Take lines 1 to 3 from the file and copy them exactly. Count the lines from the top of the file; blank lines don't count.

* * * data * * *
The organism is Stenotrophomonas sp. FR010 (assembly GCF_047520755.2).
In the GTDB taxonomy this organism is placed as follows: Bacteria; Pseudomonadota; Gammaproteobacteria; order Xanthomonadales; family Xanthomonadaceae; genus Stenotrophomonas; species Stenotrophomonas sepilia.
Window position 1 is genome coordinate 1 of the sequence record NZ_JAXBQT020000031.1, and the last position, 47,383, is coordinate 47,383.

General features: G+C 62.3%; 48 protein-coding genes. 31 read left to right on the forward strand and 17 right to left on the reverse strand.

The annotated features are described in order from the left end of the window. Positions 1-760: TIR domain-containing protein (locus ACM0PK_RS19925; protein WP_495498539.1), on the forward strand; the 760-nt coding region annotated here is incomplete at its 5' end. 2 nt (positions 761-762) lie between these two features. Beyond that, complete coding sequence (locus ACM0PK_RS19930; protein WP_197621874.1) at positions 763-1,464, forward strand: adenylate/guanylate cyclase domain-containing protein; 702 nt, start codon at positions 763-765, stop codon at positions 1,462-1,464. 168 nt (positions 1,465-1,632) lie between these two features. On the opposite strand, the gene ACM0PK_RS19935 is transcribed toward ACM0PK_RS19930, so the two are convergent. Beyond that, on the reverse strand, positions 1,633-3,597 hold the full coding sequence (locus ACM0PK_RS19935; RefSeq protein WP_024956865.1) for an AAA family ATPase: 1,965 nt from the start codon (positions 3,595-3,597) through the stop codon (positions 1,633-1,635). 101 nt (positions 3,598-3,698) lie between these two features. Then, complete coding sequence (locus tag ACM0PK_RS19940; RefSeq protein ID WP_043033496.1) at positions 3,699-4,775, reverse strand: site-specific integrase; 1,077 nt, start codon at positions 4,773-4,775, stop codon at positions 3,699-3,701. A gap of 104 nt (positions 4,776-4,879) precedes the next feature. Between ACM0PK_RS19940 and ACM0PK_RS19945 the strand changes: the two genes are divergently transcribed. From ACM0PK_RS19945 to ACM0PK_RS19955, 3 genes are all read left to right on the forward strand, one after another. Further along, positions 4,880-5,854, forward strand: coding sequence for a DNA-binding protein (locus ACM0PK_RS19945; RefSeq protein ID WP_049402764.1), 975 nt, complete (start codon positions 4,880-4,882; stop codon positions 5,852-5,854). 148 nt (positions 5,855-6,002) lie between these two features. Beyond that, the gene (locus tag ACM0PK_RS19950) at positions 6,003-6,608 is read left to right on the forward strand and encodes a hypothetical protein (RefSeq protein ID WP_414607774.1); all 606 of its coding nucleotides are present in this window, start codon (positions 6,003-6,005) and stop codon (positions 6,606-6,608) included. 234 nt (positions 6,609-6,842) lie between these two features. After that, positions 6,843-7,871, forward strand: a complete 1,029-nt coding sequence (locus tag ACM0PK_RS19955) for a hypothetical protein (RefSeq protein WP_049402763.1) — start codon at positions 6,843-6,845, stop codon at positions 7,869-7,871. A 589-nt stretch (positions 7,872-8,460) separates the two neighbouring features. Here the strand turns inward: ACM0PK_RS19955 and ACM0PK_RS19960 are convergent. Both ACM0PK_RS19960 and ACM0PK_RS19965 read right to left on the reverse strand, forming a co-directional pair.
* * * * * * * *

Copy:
The organism is Stenotrophomonas sp. FR010 (assembly GCF_047520755.2).
In the GTDB taxonomy this organism is placed as follows: Bacteria; Pseudomonadota; Gammaproteobacteria; order Xanthomonadales; family Xanthomonadaceae; genus Stenotrophomonas; species Stenotrophomonas sepilia.
Window position 1 is genome coordinate 1 of the sequence record NZ_JAXBQT020000031.1, and the last position, 47,383, is coordinate 47,383.